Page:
This post is authored by John Funk, a university clinical instructor who teaches courses in early childhood, children’s literature, classroom management and reading methods. Besides teaching K-2 himself for almost 25 years, John currently supervises and instructs pre-service teachers. He routinely teaches workshops around the country on literacy and language arts and other early childhood topics.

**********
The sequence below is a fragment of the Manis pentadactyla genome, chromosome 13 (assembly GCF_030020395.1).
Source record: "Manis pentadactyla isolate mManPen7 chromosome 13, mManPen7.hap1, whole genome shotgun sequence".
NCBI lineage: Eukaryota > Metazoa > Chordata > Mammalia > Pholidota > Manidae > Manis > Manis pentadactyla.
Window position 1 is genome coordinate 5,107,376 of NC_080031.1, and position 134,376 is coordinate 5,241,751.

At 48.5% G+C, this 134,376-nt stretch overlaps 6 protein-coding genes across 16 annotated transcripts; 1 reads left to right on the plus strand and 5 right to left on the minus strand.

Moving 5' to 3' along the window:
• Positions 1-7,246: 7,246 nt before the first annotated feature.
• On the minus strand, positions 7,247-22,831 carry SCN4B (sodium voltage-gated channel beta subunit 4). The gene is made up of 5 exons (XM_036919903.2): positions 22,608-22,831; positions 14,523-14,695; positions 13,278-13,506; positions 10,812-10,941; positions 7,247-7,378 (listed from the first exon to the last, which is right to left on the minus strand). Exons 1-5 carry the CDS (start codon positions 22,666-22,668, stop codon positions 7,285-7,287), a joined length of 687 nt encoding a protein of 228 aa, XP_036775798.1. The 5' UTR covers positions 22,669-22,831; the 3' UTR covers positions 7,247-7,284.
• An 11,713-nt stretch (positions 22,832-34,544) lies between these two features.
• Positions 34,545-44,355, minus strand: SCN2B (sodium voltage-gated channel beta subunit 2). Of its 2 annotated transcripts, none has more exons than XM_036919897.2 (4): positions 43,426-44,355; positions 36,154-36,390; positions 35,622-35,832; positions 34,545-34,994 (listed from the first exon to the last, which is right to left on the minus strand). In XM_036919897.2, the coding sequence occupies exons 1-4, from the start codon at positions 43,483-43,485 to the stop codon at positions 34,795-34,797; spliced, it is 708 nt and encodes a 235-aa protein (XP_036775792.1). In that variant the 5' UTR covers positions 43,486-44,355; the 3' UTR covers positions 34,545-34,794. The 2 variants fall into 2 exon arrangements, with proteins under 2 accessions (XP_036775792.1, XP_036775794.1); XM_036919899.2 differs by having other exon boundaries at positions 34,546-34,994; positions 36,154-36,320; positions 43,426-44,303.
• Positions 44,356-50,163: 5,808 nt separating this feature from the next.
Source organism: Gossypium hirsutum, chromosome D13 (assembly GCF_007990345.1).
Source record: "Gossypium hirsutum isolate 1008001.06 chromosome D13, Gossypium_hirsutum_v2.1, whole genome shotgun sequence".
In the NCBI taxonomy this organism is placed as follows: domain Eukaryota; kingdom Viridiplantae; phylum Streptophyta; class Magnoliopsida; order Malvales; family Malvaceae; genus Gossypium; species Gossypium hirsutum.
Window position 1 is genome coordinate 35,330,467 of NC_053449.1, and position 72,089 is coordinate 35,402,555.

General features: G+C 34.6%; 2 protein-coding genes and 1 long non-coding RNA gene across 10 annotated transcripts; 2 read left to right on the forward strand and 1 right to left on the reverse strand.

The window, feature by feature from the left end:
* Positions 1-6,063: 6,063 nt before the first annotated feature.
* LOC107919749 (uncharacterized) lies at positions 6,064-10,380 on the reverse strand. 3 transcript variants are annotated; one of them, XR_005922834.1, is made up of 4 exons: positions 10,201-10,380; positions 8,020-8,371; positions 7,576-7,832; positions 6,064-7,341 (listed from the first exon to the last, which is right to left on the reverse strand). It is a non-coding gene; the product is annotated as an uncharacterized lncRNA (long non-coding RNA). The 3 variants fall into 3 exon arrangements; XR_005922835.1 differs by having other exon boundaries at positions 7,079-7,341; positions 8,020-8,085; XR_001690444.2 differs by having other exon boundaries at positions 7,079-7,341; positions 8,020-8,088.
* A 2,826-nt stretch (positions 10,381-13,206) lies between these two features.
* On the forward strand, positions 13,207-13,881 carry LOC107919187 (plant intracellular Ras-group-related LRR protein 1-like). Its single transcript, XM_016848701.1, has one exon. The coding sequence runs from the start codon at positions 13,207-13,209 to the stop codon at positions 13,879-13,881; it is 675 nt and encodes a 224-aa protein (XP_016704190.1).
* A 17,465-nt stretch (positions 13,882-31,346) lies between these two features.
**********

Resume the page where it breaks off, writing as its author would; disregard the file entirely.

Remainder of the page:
I often teach beginning reading strategies to pre-service teachers. One component of that instruction is the discussion about predictors of reading success. We know that becoming an on-level reader in first grade is essential for a child. There are two strong predictors to that success. “Predictors” are skills so important that we should make every effort to ensure that a child builds solid foundations in these skills during preschool and kindergarten; ultimately these skills are essential to building the reading foundation. These two predictors are phonemic awareness and alphabet letter knowledge. That fact is reiterated again on the National Reading Council website. I emphasize that if these foundation skills are not taught appropriately, the child runs the risk of becoming a struggling reader, lacking the background information for making sense of the reading process.
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